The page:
In his book A Life of Jesus Shusaku Endo talks of Jesus' compassion for those who were suffering in terms of his ‘suffering with them, carrying their burdens with them, becoming an eternal companion for them’.1 In several of his novels this understanding of Christ as one who suffers alongside humanity is given extraordinary dramatic power. The image of eternal companion is not explicitly...
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J. Thomas Rimer (essay date April 1993)
SOURCE: Rimer, J. Thomas. “That Most Excellent Gift of Charity—Endô Shûsaku in Contemporary World Literature.” Journal of the Association of Teachers of Japanese 27, no. 1 (April 1993): 59-66.
[In the following essay, Rimer discusses Endō's meaning for a largely Western reading audience.]
There is no question but that, in the United States at least, Endô Shûsaku has attained widely-recognized status as a world-class writer. His more recent books to arrive in English translation, in particular The Samurai and Scandal, have received lengthy reviews in such widely-read publications as the New Yorker, the New York Times, the...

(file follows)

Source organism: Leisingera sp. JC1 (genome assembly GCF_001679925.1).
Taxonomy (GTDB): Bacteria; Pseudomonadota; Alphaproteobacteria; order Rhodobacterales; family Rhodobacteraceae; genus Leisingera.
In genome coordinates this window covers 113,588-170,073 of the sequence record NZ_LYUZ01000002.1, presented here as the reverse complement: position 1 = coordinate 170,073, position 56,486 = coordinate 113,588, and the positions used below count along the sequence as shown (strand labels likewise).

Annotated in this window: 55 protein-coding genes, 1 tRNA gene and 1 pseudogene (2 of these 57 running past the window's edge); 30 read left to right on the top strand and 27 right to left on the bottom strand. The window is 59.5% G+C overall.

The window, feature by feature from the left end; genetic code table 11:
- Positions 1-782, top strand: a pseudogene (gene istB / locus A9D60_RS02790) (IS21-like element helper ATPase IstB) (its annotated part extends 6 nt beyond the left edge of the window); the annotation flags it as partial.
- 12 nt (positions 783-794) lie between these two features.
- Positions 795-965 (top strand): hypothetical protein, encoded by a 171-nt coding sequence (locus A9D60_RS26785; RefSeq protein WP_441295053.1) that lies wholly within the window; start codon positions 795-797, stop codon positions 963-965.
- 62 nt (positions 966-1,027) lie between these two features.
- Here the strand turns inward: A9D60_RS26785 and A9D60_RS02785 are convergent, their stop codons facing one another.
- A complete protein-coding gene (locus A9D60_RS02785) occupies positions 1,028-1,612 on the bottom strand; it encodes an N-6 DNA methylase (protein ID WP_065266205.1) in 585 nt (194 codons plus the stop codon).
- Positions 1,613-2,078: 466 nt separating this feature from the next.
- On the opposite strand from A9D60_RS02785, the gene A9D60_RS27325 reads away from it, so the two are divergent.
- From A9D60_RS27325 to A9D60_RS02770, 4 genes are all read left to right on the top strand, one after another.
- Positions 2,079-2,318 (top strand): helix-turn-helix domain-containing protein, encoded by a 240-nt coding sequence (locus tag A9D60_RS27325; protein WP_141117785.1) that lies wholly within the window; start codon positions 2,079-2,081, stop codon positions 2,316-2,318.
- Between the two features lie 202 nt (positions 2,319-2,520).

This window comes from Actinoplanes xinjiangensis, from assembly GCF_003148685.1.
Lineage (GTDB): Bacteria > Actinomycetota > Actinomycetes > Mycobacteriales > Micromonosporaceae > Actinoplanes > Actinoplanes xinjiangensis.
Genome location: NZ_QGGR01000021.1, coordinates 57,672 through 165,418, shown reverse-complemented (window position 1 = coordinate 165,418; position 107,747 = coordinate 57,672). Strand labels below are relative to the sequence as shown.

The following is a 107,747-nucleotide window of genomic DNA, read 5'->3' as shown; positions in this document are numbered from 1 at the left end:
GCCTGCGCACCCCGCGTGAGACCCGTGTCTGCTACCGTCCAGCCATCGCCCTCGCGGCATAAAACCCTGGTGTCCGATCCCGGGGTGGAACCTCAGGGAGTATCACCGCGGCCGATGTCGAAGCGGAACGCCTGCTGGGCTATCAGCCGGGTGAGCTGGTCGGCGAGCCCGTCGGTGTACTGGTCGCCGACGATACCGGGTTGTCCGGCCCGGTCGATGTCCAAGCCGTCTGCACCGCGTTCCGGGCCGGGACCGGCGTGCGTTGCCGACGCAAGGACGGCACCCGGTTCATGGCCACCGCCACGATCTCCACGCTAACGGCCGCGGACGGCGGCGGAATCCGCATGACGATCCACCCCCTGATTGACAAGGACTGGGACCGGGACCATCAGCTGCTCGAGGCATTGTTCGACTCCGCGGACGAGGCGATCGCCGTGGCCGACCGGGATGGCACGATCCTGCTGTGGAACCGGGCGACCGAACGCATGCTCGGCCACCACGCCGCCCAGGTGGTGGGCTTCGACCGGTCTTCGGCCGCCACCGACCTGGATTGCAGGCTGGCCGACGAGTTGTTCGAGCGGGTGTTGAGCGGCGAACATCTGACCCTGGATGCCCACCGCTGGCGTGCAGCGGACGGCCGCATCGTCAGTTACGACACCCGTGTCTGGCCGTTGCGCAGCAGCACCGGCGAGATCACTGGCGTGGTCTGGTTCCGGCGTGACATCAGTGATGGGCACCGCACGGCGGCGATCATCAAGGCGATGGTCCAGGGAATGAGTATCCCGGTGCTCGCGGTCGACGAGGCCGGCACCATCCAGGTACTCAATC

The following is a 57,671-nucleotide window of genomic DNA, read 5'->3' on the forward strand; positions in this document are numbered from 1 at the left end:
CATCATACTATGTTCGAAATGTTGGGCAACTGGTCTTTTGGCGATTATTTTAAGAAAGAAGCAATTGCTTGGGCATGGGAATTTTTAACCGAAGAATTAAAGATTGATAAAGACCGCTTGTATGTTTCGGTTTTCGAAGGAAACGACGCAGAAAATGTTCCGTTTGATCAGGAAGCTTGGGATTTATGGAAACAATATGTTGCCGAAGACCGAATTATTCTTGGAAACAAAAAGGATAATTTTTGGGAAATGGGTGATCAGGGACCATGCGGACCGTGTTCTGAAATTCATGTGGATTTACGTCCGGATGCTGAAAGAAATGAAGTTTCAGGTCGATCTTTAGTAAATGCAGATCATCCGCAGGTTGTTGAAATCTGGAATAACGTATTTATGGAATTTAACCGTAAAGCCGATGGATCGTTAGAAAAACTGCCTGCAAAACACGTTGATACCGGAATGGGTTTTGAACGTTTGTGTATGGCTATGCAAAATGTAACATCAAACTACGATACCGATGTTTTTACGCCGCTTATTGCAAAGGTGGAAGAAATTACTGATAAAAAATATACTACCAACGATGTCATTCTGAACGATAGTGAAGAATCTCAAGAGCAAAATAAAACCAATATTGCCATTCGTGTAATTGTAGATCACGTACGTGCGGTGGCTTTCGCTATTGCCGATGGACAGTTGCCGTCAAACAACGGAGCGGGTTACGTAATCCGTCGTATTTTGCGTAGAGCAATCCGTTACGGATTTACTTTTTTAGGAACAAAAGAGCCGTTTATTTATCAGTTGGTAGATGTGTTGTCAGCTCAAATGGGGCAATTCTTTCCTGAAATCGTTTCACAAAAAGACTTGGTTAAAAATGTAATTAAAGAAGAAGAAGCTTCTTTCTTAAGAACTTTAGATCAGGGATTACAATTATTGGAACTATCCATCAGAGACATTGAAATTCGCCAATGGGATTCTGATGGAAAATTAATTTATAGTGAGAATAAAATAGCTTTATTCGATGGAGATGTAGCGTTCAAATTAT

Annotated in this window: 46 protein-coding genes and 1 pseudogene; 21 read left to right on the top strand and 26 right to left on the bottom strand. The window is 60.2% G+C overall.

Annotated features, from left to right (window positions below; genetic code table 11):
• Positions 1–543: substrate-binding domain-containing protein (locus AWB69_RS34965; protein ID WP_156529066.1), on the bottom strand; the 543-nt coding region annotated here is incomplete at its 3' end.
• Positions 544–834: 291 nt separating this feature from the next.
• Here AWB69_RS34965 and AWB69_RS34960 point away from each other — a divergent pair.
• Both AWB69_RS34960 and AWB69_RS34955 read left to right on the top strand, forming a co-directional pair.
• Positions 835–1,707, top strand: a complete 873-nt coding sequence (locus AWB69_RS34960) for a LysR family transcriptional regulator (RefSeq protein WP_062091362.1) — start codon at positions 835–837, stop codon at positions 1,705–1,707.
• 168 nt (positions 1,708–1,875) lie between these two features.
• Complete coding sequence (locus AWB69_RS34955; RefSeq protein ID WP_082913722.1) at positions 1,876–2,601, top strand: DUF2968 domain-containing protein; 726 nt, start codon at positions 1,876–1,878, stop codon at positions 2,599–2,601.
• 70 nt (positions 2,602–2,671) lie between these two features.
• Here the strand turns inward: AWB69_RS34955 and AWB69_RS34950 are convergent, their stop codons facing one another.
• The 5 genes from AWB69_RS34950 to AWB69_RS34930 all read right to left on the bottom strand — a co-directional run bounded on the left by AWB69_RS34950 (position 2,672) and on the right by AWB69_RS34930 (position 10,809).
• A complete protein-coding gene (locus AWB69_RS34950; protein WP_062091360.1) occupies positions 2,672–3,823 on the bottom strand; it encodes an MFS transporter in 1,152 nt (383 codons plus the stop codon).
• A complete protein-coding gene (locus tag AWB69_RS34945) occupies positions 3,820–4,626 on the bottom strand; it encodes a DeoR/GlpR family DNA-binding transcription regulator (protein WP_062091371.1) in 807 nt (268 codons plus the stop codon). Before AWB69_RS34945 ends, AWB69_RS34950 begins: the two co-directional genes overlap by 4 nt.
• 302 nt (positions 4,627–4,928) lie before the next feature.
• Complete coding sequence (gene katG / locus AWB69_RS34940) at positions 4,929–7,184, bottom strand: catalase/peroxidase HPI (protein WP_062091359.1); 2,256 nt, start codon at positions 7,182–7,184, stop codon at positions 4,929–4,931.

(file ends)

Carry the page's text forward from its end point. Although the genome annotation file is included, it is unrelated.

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Van C. Gessel (essay date April 1993)
SOURCE: Gessel, Van C. “Endô Shûsaku: His Position(s) in Postwar Japanese Literature.” Journal of the Association of Teachers of Japanese 27, no. 1 (April 1993): 67-74.
[In the following essay, Gessel attempts to expand Endō's literary significance beyond his reputation as a Japanese Catholic writer.]
It is no simple matter to define the position which Endô Shûsaku holds in contemporary Japanese letters, since he does not occupy a single, easily definable position as most of the prewar, confessional writers did. He belongs to a uniquely distinguished list of less than a dozen writers who over the last six decades have held the office of President of the Japan...